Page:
“Governments are instituted among Men, deriving their just powers from the consent of the governed.”

And the way the governed give their consent is through elections. And greater the share of the governed who have given their consent — or at least their opinion — the more representative, and so legitimate, that government is.

Thus it was good news when the turnout for this year’s general election was the highest Utah had seen for a midterm election in half a century. A little more than 1 million of us exercised the franchise. That’s a good 75 percent of registered voters, and 52 percent of the state’s voting-age citizenry.

Turnout like that meant that two important things had happened.

One, the state of Utah and (most of) its counties had made it easy to register and to vote.

Eligible citizens can get on the rolls in person, by mail or online. Identification requirements are reasonable. Deadlines basically don’t exist because, for the first time this year, it was possible to register at the polls on Election Day.

Two, there was reason for a great many voters to believe that, more than usual, their votes meant something.

The most obvious example of that was the hyper-competitive race in the 4th Congressional District, between Rep. Mia Love, a Republican, and Salt Lake County Mayor Ben McAdams, a Democrat. The district is the most competitive in the state. In fact, due to the bald-faced efforts by the Republican-controlled Utah Legislature to gerrymander those districts to favor the GOP, it is the only competitive district in the state.

That status, the fact that McAdams was already experienced and well-known, and the suspicion that, given the low popularity of the Republican in the White House, this might be a really good year for Democrats nationally, brought attention and money to the campaigns and clearly boosted voter interest and turnout. Especially in the McAdams-friendly precincts of Salt Lake County, which pushed the challenger, barely, over the top.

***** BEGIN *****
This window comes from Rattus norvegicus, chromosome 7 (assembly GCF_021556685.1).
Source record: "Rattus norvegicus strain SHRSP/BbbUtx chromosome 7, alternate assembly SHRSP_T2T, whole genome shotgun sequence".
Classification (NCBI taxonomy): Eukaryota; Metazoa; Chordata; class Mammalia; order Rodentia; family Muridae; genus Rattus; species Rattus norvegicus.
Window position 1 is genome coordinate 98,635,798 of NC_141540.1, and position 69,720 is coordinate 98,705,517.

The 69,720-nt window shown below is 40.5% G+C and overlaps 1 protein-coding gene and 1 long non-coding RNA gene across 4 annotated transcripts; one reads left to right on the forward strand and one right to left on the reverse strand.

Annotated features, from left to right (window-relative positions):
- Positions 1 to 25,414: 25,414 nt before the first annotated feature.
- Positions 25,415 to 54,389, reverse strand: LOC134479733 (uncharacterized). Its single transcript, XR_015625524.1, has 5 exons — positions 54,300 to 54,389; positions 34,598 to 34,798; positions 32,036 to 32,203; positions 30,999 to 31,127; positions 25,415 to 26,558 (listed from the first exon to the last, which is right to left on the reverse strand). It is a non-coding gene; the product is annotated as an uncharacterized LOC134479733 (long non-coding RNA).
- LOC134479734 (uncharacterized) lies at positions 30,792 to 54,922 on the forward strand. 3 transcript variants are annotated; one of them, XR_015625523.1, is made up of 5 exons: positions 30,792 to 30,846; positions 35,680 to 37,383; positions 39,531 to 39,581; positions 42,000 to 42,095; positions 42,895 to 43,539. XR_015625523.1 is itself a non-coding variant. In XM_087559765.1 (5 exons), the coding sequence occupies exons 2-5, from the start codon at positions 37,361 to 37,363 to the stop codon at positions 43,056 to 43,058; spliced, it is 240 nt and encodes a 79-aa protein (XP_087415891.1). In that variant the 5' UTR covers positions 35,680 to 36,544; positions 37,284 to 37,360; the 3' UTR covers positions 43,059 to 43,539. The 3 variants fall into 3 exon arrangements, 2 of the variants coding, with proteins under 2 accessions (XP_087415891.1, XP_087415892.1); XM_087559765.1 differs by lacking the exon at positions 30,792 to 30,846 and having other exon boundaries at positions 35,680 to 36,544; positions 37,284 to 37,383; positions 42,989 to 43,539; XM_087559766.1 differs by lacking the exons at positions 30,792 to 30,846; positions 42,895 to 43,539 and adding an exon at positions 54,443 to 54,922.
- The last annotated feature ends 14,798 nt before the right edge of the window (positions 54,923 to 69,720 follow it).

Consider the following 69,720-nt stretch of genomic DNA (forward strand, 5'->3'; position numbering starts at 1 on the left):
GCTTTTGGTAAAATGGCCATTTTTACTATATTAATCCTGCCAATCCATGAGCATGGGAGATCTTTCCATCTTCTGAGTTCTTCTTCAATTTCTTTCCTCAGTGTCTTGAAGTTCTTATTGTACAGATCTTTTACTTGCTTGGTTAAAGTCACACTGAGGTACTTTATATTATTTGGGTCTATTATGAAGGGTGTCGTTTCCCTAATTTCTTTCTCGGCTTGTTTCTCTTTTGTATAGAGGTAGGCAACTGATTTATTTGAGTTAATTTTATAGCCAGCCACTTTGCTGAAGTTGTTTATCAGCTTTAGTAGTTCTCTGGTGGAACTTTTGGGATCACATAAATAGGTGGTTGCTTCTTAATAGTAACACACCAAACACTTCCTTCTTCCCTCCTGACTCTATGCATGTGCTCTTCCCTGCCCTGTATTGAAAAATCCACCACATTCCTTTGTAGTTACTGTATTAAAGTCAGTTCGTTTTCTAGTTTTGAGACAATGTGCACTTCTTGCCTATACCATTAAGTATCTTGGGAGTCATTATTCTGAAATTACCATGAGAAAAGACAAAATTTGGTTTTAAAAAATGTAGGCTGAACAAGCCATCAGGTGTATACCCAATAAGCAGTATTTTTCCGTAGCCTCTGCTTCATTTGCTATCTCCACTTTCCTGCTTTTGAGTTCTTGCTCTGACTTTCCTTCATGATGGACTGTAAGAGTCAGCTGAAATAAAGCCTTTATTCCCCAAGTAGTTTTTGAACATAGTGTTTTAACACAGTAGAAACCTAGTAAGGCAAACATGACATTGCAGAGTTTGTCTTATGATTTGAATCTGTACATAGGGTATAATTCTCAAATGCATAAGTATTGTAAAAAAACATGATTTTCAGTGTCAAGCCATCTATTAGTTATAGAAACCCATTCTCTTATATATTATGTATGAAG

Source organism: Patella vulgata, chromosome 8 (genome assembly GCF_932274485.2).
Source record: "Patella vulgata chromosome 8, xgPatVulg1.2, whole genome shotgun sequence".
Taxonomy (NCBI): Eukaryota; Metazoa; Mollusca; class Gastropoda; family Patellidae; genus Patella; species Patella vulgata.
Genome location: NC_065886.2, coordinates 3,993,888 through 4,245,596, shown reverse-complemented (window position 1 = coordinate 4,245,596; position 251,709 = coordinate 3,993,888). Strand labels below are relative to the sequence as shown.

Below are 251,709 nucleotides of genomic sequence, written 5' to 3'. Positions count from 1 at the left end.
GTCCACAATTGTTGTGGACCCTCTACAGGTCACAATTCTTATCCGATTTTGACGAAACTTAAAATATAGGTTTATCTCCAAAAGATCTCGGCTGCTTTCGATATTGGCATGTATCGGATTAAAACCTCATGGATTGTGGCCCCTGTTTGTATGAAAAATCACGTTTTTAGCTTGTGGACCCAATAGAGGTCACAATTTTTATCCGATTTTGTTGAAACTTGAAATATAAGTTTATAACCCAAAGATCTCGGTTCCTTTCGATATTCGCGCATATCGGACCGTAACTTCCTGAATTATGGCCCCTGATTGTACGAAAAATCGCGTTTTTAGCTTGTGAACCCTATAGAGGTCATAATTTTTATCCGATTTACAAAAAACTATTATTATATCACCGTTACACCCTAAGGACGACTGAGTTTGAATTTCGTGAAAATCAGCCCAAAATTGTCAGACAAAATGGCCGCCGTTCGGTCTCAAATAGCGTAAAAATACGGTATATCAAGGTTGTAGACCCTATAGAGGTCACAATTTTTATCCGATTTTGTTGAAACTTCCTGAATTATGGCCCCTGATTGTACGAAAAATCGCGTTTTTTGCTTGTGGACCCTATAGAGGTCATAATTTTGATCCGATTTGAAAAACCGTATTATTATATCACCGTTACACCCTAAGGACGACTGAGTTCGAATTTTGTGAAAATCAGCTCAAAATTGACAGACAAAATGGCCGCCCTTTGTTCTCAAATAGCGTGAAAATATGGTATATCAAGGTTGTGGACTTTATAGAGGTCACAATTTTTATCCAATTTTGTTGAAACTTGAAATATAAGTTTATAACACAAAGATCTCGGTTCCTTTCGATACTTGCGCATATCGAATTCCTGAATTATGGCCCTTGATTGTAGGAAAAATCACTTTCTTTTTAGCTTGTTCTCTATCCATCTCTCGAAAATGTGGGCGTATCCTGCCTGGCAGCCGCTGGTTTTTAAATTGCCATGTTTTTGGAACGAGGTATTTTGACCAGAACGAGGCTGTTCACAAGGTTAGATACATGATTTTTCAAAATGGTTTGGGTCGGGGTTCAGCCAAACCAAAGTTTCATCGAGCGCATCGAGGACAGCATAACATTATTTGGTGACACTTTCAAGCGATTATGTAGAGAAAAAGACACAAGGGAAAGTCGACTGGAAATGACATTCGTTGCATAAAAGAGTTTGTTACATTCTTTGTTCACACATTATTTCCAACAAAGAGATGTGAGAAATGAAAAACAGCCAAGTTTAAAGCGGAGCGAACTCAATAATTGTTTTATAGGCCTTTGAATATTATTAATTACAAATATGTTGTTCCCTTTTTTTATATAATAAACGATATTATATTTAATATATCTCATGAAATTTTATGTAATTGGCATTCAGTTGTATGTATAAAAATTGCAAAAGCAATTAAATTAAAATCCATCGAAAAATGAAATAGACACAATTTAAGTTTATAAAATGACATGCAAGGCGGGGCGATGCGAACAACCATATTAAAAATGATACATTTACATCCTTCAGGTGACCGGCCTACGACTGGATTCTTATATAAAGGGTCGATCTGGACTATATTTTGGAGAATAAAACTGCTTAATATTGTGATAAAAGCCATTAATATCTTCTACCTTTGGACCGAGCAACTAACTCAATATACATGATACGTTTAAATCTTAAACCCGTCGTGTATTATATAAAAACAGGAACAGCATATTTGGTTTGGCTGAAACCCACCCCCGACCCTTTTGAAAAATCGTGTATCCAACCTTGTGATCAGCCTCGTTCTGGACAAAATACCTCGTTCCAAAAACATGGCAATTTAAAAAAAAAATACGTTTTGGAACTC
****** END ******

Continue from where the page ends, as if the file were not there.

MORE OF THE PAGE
Though there is reason to believe that the biggest motivator for folks who might otherwise passed on participating was Proposition 2, the measure that would make some forms of medical cannabis legal for some particular maladies. That initiative passed, as did citizen-driven measures to expand Medicaid (Prop 3) and somewhat de-politicize the process of drawing legislative and congressional districts in years to come (Prop 4).

Competitive elections and popular initiatives draw voter interest and participation. And greater voter participation, in turn, can improve the quality and quantity of candidates, as would-be politicians see a better chance of reaching the reasonable middle of the electorate rather than being put off by fear that only the far fringes of the electorate will care.

More voters, some of them voting by mail and some of them registering on Election Day, slowed up the counting this year. And, unless a lot more people get their mail-in ballots in earlier, results that take a week or two to fully tabulate may become the new normal.

But if it means voter turnout like this, it will be well worth the wait.